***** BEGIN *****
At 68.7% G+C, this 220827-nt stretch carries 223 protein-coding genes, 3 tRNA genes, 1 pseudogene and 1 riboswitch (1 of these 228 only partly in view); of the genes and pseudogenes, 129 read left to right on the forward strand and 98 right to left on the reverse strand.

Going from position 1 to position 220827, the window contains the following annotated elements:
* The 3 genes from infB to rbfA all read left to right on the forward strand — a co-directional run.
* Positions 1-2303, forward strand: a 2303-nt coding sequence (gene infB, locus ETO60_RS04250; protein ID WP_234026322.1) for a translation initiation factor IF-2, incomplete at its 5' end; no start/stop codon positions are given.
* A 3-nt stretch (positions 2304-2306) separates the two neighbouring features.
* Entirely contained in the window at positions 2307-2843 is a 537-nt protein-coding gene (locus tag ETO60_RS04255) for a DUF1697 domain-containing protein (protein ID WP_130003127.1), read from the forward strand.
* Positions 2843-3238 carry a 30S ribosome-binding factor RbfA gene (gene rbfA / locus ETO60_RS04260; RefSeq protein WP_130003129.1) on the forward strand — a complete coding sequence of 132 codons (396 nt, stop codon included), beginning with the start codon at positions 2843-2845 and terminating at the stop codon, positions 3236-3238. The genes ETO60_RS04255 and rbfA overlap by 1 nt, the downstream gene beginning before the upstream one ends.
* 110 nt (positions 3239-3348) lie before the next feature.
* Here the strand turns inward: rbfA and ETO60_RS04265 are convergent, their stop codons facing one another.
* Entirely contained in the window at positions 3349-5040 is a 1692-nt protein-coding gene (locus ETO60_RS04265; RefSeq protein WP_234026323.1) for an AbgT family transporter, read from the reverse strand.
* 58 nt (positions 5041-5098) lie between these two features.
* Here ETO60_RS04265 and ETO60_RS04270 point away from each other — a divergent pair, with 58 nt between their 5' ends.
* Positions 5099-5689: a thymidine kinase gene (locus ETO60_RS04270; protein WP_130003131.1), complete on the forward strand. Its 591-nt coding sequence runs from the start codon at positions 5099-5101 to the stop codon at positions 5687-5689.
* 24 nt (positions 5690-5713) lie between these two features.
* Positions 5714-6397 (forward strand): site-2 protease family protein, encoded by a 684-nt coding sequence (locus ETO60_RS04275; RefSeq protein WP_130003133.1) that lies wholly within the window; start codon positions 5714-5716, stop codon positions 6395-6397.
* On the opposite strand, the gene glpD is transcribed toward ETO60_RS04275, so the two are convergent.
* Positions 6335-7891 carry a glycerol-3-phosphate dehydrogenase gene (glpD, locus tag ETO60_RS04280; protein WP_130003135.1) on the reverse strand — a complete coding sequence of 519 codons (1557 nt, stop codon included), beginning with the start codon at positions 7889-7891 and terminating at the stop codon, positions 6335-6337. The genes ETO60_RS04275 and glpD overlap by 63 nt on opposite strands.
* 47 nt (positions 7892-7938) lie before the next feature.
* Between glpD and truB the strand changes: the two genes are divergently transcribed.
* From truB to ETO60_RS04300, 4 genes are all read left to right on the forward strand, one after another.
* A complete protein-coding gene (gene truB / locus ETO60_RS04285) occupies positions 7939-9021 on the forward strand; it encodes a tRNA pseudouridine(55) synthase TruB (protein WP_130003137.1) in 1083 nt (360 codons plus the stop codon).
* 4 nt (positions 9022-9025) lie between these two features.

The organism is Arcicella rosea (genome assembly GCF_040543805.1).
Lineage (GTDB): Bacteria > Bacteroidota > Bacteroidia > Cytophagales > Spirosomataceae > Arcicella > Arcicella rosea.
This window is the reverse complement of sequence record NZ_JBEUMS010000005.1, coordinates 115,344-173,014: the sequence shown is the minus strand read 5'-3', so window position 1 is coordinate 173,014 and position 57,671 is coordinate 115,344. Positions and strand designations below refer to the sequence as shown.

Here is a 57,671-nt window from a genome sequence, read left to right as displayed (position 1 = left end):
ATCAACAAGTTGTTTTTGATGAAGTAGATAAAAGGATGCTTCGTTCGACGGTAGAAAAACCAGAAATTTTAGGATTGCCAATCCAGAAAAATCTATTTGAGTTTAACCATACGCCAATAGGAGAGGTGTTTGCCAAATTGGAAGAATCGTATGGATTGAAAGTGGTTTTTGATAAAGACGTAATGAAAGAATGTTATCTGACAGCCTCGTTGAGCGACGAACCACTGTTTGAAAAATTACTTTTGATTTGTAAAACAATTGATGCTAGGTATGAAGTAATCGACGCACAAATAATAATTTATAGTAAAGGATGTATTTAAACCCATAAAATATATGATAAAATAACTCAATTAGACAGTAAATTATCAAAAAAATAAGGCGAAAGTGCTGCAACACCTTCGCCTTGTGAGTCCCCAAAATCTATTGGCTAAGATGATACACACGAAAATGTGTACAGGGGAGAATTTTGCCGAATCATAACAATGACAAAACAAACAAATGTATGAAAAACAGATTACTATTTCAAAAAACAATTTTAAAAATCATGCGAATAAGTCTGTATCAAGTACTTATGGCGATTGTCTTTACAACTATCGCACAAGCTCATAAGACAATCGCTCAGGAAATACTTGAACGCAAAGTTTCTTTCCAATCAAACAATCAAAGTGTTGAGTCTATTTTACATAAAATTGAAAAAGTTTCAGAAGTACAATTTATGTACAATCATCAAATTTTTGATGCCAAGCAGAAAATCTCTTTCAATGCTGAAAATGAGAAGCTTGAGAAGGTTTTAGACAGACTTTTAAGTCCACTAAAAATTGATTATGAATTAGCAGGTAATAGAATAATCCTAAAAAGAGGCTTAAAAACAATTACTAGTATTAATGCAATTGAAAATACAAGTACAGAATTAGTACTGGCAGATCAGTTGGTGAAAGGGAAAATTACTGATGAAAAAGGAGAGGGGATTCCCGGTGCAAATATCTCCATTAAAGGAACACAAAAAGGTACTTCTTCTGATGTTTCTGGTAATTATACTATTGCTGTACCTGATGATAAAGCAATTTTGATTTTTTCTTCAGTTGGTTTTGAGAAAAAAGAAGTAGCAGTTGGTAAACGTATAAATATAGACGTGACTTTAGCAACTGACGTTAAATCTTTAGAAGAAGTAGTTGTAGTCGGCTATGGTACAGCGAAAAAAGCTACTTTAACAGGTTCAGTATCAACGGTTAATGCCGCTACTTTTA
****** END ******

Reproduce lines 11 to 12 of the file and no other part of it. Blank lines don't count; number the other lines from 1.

* 58 nt (positions 5041-5098) lie between these two features.
* Here ETO60_RS04265 and ETO60_RS04270 point away from each other — a divergent pair, with 58 nt between their 5' ends.